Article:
Bradford Animation Festival


(sketch taken from Melanie Friend‘s photography series, The Home Front, exhibited at Bradford 1)

– scan in tickets and pass –

Sort Shorts, my favourites:

Invocation by Robert Morgan

Dave McKean




Lee Hardcastle


– scan poop sketches of the Animate folks and talk about that –

– talk about shortage of funds, lonesome travelling, and Saturday Art School –


Light Night Volunteering – COP Creative Practitioner

From Light Night:

I was posted at Akeelah Bertram‘s installation piece that was exhibited inside the Art Gallery, entitled Vase: an installation of abstract colour and throbbing noise in an otherwise blank room, where participants were welcome to simply sit, and gradually give themselves up to the immersive qualities of the piece.  The title called to mind a mash of mostly forgotten (to me, you understand) theory on the concept of the vessel, particularly in theories of the significance of sculpture, and even more specifically in ceramics.  Watching the visitors to the Gallery enter the room, it was often disappointing to see so many unchanged expressions after a two-minute drop-in and skulk-around.  Yet, much more heartening were the slightly dazed, softer faces of those who resurfaced after having made the choice to take a space on the cold floor, get comfortable, and give themselves bodily to the Vase for more than a few moments.

The nature of Light Night, though, does lend a sense of urgency to each event/piece, so it was understandable that a number of the visitors that night didn’t stick around for very long.  Nevertheless, it was by no means an unpopular piece, and I felt the fact that so many people did stay served to exemplify the powerful hold a constructed, almost virtual, environment can wield on even a passing audience.  In her bio on DIScrit 89Plus, Bertram explains the purpose of her video installations:

‘to make digital video a physical experience. Not 4-D cinema – and most definitely not a hologram. The creation of an experience in which you feel the material of video, like you can the material of sculpture. Making video transcend the optical experience and turning it into a tactile one.’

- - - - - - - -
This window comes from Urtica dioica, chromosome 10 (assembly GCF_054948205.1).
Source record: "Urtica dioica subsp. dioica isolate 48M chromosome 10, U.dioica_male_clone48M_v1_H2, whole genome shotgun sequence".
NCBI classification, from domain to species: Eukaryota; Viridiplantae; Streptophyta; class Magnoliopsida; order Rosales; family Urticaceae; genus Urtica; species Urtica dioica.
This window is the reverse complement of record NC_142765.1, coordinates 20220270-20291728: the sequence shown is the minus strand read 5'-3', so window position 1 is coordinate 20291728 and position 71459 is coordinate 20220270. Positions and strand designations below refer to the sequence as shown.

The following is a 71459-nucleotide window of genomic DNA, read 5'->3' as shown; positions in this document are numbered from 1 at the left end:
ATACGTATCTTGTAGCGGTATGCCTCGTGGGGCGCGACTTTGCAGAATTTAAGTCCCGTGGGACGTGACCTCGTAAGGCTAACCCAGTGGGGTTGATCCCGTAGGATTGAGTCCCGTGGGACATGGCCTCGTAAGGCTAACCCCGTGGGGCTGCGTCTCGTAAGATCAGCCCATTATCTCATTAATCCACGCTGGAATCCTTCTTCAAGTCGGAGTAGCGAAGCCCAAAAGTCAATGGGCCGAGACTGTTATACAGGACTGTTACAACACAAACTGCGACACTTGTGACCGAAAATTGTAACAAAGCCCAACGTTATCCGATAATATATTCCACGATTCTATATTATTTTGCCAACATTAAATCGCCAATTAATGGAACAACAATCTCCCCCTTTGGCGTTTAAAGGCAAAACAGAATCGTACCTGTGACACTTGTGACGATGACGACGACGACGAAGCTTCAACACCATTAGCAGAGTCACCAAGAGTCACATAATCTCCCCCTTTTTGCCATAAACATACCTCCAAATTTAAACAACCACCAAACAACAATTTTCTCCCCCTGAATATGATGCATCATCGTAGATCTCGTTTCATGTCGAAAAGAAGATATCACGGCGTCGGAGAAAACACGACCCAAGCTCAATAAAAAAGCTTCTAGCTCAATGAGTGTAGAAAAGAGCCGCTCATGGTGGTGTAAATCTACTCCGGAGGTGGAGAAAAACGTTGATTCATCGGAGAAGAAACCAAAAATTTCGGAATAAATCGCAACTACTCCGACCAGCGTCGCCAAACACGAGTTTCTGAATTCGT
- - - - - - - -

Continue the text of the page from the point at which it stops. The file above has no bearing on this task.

Her work addresses something intrinsic to our society of escapism-addicts: in bringing this pulsing, digital video into and around the realm of the body, she gives us the opportunity to relinquish our grasp on the world outside this one room and away from the projection.  It seems crucial then, too, that this is not a solitary experience.  The rooms Bertram exhibits in are chosen for their capacity too, and so in a group of anything under 100 people (this was the number I was given when guarding the door at the Leeds Gallery anyway), we can have a collective experience of something we can imagine as akin to digital transcendence.

I thought it was quite an impressive piece, and seeing it just helped solidify the fact that I could benefit from having projections of some kind in my own creative response for COP.  I think the almost-intrusive quality afforded by projected video is too much opportunity to pass up.

Return to Albion


I practically skipped over the Irish sea with a bagful of excitement for what I had hoped would be a massively transformative few months for me in terms of productivity, professionalism, and above all, being much more happily on top of things.  I was all set to launch a new and exciting career of teaching enthusiastic young children about the innards of animation for the Summer School at college; get a part-time job to prevent starvation and eviction; as well as that real big dream of work, work, working at animation to the point where I could actually say, “Me?  Oh, I’m an animator.  Yeah, hey check out my Vimeo sometime.  Sure thing, sure thing.” (I’ll never say those words, don’t worry.)